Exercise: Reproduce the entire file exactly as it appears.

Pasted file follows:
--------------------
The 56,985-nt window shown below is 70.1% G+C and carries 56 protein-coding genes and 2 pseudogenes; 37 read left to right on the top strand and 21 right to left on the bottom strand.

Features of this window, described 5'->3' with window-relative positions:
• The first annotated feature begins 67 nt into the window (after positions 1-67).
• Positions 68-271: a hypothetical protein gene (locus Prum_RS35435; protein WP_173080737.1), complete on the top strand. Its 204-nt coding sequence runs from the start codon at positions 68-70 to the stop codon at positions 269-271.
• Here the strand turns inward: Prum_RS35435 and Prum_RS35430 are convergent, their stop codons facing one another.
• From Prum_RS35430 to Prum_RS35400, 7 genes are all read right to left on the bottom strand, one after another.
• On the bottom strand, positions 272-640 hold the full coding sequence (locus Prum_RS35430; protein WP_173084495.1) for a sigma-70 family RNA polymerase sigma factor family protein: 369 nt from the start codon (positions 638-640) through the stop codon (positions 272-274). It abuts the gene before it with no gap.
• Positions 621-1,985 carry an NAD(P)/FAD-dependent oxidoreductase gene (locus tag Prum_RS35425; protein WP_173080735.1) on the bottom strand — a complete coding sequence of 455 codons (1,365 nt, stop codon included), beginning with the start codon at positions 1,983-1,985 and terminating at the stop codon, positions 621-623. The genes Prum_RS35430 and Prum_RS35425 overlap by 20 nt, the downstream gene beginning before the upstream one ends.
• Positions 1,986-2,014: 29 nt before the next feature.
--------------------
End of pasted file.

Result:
The 56,985-nt window shown below is 70.1% G+C and carries 56 protein-coding genes and 2 pseudogenes; 37 read left to right on the top strand and 21 right to left on the bottom strand.

Features of this window, described 5'->3' with window-relative positions:
• The first annotated feature begins 67 nt into the window (after positions 1-67).
• Positions 68-271: a hypothetical protein gene (locus Prum_RS35435; protein WP_173080737.1), complete on the top strand. Its 204-nt coding sequence runs from the start codon at positions 68-70 to the stop codon at positions 269-271.
• Here the strand turns inward: Prum_RS35435 and Prum_RS35430 are convergent, their stop codons facing one another.
• From Prum_RS35430 to Prum_RS35400, 7 genes are all read right to left on the bottom strand, one after another.
• On the bottom strand, positions 272-640 hold the full coding sequence (locus Prum_RS35430; protein WP_173084495.1) for a sigma-70 family RNA polymerase sigma factor family protein: 369 nt from the start codon (positions 638-640) through the stop codon (positions 272-274). It abuts the gene before it with no gap.
• Positions 621-1,985 carry an NAD(P)/FAD-dependent oxidoreductase gene (locus tag Prum_RS35425; protein WP_173080735.1) on the bottom strand — a complete coding sequence of 455 codons (1,365 nt, stop codon included), beginning with the start codon at positions 1,983-1,985 and terminating at the stop codon, positions 621-623. The genes Prum_RS35430 and Prum_RS35425 overlap by 20 nt, the downstream gene beginning before the upstream one ends.
• Positions 1,986-2,014: 29 nt before the next feature.